As Jesus continued teaching about God’s standards of holiness, He told His followers to stop judging other people. What did He mean? A judge is someone who looks for faults in people who are brought to court. That’s his job, and there is nothing wrong about what he does, as long as he judges according to proven facts. Judges are supposed to judge people, measuring them by the standard of the law of the land. If there were no judges, criminals would never go to jail.
However, many people seem to think that they have been appointed as judges, and thus they are always looking for faults in others. That is wrong. Furthermore, they often judge people without considering all the facts, jumping to wrong conclusions. For example, they see a mother spank her child in the grocery store and conclude she must be a child abuser. They don’t stop and think that perhaps the child deserved a spanking!
To make matters worse, these self-appointed judges usually measure other people by standards that they themselves fall short of, making themselves hypocrites. Jesus’ funny illustration about trying to remove a speck from someone else’s eye while you have a log in your own eye is a perfect example of this. Imagine trying to help someone get a little speck out of his eye with a big log sticking out of yours!
What would you think if you saw two little children sitting in a mud puddle, covered with mud, and one pointing his finger at the other and saying, “You are filthy!” That is how we look to God when we criticize others.
What right do imperfect people have to find faults in others? Absolutely none. As followers of Jesus, we should be more concerned with correcting our own faults.
Q. When brothers and sisters are constantly “telling” on each other, that makes them “tattletales.” Do Jesus’ words about judging others have any application to tattletales?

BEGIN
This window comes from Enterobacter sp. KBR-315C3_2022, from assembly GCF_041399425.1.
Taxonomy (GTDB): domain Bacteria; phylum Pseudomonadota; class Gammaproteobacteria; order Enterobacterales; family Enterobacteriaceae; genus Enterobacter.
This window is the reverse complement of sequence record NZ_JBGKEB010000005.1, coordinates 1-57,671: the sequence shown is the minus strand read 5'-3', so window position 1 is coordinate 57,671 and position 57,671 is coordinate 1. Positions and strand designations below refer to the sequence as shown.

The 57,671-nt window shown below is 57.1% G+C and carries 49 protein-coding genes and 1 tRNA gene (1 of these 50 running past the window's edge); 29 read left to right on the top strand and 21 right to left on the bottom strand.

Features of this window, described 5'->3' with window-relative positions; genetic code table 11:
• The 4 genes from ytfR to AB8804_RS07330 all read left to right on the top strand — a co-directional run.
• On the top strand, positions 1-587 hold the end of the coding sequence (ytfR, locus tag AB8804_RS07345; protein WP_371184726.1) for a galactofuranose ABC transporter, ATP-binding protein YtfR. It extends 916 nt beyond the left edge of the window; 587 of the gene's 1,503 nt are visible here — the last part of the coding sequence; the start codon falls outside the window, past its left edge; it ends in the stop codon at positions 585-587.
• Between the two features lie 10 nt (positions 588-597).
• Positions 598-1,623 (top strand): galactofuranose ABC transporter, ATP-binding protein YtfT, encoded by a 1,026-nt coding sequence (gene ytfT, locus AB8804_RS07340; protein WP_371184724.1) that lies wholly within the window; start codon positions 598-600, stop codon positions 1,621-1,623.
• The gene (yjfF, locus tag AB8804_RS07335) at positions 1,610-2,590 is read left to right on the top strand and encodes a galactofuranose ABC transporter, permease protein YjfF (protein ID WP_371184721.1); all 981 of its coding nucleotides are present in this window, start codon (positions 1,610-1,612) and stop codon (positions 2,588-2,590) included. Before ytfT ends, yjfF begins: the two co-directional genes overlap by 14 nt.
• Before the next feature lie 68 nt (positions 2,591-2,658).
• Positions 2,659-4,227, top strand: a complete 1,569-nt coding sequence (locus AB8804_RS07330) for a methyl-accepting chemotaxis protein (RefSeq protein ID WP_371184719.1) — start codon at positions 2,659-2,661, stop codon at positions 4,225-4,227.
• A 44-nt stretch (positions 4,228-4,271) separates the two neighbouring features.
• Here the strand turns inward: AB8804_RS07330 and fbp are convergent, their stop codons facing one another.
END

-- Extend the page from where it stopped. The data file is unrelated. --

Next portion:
A. Occasionally telling your parents about a sin of a brother or sister can be OK, if it is done out of love and concern for that brother or sister. For example, telling your parents that your brother is not wearing his seat belt in the car is a good thing. But when you tell on your brother just because you want to see him get in trouble, that is wrong, especially if you are guilty of the same sin. Then you are a hypocrite. When brothers and sisters are always telling on one another, constantly getting revenge for being told on, they demonstrate exactly what Jesus said about others treating you as you treat them. Like Jesus said, others will judge you by the same standard you use to judge them. People who are always finding fault aren’t liked by the people with whom they find fault. Consequently, those people look for faults in the people who find fault with them!
Q. What if you see a fault in another person of which you are not personally guilty? You see the speck in his eye but don’t have a log in your own eye. Should you speak to him about his fault?
A. Only if you know that the person is open to receive your constructive criticism. Otherwise, you would be giving your “pearls to a pig” (see Matthew 7:6). That is, he won’t appreciate or receive what you have to tell him. A proverb says, “Don’t bother rebuking mockers; they will only hate you. But the wise, when rebuked, will love you all the more” (Proverbs 9:8).
Constructive criticism offered by one who has a right to offer it is a holy thing. Jesus said we shouldn’t give what is holy to unholy people.
Application: Are people always finding fault with me? Could it be because I’m always finding faults with others, and thus I’m being measured by the same standard by which I measure others? If so, I determine to be less critical and more merciful. As a result, people will be less critical and more merciful with me.